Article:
Enclosure Schemas

You might recognize some of the play below if you had a chance to read the article we connected with last week explaining schemas in child development.  For the past week, we’ve noticed an increase in enclosure and containment play where the children are creating small worlds or rooms for themselves within non-traditional containment spots.  It does look like they are having great fun, but what are they actually learning? How does this help them grow?

Before you can begin to decide where to hide your body,
you must first know what size you are.

We watched the children navigate through many possible natural enclosures.  Some were too small, some too low, some were too squishy.  As they tried to fit their bodies into spaces between branches, they reassessed and redefined their ideas about their own body size in relation to what they can see.  Adjustments to preconceived ideas, concerning size and shape, had to be made.  When adding structure to an enclosure, angles and length must be taken into account.  Spacial relationships grew within their cognitive and muscle memories.

But can this information really help them?

You know that moment when you are packing up the left-over dinner and you realize you just started pouring the chili into a storage container that is never, ever going to be able to contain all of the remaining soup?  That moment. Right there. Spatial understanding is a part of our daily lives.  How can we organize the books on the shelf? How best to pack the moving van before we traipse across the country for our first real job?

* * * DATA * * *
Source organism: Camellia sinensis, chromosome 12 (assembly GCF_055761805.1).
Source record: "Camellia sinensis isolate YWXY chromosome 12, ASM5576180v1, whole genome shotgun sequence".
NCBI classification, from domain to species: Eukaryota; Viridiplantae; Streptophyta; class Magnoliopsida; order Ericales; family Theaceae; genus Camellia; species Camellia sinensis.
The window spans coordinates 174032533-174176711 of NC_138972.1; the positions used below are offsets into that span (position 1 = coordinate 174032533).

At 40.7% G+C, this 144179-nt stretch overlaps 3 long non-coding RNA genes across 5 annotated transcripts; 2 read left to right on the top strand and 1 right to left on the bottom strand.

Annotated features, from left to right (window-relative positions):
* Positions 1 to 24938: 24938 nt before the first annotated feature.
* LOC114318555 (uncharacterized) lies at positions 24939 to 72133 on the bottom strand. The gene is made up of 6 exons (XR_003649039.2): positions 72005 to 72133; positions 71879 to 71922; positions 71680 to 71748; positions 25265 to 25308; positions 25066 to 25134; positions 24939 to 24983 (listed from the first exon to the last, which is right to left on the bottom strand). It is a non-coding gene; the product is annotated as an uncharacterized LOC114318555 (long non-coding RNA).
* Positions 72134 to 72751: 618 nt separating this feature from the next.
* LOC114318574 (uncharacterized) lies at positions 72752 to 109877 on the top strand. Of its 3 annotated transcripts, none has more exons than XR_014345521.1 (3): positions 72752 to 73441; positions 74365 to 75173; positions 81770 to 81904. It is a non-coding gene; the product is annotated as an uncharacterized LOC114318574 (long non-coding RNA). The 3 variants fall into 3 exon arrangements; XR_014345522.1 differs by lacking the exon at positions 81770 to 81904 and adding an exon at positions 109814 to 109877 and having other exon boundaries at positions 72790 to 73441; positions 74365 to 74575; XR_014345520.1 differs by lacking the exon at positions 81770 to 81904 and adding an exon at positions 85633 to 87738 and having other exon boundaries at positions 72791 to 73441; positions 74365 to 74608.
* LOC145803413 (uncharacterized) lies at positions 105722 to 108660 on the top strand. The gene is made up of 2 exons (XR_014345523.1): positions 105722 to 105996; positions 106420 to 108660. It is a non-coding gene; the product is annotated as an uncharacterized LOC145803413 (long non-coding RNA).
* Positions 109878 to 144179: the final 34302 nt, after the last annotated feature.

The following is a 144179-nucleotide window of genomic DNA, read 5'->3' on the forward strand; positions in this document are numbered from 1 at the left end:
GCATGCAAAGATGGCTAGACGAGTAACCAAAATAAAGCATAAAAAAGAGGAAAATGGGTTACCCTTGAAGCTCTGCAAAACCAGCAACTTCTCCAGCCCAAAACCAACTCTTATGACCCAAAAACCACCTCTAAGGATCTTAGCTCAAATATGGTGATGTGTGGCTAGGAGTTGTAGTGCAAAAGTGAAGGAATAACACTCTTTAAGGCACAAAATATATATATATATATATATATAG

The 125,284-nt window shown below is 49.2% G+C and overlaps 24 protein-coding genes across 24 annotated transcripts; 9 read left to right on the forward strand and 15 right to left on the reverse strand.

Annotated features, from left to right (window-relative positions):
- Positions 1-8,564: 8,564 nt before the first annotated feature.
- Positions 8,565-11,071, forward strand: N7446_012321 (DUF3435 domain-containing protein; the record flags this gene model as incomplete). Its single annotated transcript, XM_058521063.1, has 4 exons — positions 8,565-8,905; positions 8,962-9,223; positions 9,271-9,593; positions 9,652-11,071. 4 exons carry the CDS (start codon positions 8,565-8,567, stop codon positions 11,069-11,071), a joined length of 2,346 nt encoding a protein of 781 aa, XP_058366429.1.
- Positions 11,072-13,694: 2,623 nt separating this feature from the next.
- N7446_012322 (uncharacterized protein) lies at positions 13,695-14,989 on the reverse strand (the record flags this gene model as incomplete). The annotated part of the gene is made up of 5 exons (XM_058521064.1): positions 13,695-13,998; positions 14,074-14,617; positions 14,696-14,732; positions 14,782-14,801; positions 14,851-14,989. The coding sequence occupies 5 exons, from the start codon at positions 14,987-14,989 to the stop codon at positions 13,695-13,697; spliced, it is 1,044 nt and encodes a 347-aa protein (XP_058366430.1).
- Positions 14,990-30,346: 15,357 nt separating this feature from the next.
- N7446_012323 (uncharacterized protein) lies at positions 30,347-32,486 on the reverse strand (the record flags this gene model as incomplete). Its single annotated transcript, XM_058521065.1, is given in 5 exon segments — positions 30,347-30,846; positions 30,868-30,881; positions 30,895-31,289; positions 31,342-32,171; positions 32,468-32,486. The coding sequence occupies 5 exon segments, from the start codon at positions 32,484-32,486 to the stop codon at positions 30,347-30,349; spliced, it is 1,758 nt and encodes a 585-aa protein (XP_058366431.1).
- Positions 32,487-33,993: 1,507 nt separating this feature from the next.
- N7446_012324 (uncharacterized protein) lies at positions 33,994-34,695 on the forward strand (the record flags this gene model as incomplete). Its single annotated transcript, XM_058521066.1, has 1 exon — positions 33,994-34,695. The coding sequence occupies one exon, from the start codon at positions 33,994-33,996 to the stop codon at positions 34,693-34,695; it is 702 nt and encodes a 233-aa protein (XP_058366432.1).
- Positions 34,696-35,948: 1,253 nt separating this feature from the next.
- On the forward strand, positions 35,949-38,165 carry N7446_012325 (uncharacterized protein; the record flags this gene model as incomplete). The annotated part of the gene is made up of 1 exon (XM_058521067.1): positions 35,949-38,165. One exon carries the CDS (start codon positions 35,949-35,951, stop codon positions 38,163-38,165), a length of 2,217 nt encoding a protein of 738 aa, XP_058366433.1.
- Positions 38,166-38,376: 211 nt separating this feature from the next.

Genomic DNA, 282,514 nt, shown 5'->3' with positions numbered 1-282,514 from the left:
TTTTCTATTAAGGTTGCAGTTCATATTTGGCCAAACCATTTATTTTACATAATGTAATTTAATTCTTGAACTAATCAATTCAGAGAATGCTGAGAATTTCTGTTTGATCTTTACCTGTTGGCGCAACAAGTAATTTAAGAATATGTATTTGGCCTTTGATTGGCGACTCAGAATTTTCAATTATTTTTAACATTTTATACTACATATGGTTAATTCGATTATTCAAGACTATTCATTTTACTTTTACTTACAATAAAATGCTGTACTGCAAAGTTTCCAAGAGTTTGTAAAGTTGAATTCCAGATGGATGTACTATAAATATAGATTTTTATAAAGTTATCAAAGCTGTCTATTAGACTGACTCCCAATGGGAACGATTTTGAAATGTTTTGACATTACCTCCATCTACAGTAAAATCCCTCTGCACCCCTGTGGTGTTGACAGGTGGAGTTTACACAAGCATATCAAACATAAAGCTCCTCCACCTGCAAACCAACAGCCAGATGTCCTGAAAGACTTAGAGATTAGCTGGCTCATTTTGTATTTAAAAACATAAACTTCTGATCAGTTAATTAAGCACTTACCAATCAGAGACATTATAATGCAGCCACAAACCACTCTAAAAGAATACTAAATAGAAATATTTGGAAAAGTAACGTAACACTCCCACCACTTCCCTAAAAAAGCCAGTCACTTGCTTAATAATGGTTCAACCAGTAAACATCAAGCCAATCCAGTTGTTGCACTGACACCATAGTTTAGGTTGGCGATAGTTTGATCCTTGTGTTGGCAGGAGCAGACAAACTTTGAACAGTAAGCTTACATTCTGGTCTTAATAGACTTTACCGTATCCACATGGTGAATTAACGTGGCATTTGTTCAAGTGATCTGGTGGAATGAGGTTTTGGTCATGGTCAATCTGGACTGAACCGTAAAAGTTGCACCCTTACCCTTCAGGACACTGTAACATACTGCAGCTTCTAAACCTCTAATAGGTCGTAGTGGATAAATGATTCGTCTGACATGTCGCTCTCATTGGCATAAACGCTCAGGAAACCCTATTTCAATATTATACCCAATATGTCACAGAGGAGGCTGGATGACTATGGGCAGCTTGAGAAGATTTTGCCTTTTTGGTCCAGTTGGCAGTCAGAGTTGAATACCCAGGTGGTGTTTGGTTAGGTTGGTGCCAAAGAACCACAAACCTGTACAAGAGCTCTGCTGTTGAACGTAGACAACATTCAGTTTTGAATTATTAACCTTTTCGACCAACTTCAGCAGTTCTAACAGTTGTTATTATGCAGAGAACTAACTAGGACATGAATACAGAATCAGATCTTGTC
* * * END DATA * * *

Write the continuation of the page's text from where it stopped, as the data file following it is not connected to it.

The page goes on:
Is that enough?

Not to worry. There’s more.  Now that they have spent lots and lots and lots of time squishing themselves into fun little spaces, they know exactly where their limbs and digits are.  We take it for granted that we know where our fingers and toes end.  When I spin in a circle, I can adequately judge whether or not my arms will strike something. When contemplating a leap across a stream, I can correctly deduce the speed and height I need to make it across.  It is not so for young children.  They honestly don’t know that doing a cart-wheel next to their friend is going to end in a bloody nose.  It takes practice to make the neural connections needed for body and spacial awareness.

Here we are witnessing multiple experiments of enclosure and containment.  Sometimes it involves small items and other times the whole body is involved.  Either way, we bask in the beauty of the human mind at work.

Many Ways of Writing

“I can’t do it!”

“Can you tell me what to write?”

“I don’t know how to write.”

Pre-Kindergarten children frequently utter some mighty disparaging words. One of our first tasks in Pre-K involves teaching young children what writing really is.  We must show them that four-year-old children write in many different ways.  For instance, each of the lines below say, “I love my mom.”


All of these (and many more) are ways that English speaking young humans communicate through printed symbols.  We often take it for granted that drawings are a way of writing.  What is a drawing if not an abstract symbol of a more concrete object or idea?  A child who is “drawing pictures” when asked to “write” is still showing you that he or she knows a lot about writing.  They know that the marks they make on paper can be a way of delivering information.